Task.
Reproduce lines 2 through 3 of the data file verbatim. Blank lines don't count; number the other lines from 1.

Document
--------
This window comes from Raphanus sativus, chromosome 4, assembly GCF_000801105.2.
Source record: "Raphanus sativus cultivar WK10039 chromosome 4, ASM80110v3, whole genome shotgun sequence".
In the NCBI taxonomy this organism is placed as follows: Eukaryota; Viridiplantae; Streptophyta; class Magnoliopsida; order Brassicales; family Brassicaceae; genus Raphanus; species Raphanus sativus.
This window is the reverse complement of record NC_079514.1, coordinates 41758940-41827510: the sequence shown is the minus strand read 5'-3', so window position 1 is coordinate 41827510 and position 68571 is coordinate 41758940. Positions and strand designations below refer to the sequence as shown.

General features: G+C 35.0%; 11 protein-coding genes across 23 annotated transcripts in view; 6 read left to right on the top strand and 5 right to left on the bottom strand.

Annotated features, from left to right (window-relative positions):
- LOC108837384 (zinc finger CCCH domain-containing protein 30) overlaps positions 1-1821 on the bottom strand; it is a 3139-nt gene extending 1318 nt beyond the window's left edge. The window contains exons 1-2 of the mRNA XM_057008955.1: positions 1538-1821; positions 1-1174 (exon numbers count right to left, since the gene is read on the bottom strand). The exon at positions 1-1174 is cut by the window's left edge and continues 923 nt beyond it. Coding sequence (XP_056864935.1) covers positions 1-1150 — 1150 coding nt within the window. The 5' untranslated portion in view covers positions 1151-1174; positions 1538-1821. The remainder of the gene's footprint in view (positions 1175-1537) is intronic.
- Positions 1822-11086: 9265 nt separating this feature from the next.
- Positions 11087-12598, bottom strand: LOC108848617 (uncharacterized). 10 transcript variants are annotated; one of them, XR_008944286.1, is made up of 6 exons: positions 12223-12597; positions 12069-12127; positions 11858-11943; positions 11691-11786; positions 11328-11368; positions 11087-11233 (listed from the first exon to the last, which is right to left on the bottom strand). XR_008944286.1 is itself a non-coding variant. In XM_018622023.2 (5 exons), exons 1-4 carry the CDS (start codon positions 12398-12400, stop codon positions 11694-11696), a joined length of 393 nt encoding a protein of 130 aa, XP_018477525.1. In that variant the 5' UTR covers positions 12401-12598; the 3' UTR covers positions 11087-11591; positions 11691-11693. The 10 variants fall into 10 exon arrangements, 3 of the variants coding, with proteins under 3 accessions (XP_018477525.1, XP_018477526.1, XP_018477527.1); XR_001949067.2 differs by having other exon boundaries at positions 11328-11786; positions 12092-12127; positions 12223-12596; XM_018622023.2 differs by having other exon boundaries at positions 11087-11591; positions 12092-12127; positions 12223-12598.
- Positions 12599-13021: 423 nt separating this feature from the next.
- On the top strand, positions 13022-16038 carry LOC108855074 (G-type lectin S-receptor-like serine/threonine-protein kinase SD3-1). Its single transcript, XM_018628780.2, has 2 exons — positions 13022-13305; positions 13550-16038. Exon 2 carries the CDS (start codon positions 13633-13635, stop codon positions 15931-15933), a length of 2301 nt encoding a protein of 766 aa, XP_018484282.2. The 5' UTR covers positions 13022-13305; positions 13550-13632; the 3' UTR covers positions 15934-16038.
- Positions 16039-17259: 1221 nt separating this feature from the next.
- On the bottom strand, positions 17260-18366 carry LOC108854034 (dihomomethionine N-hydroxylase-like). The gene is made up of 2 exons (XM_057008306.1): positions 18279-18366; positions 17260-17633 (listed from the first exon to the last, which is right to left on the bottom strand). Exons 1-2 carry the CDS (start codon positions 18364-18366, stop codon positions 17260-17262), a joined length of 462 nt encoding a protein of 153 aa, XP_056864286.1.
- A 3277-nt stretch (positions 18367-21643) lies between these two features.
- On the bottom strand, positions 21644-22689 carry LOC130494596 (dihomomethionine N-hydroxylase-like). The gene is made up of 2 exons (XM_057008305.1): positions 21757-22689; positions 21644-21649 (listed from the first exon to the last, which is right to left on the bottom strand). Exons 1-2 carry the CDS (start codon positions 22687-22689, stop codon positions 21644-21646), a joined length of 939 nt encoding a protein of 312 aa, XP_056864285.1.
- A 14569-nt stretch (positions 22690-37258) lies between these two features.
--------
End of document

Source record: "Raphanus sativus cultivar WK10039 chromosome 4, ASM80110v3, whole genome shotgun sequence".
In the NCBI taxonomy this organism is placed as follows: Eukaryota; Viridiplantae; Streptophyta; class Magnoliopsida; order Brassicales; family Brassicaceae; genus Raphanus; species Raphanus sativus.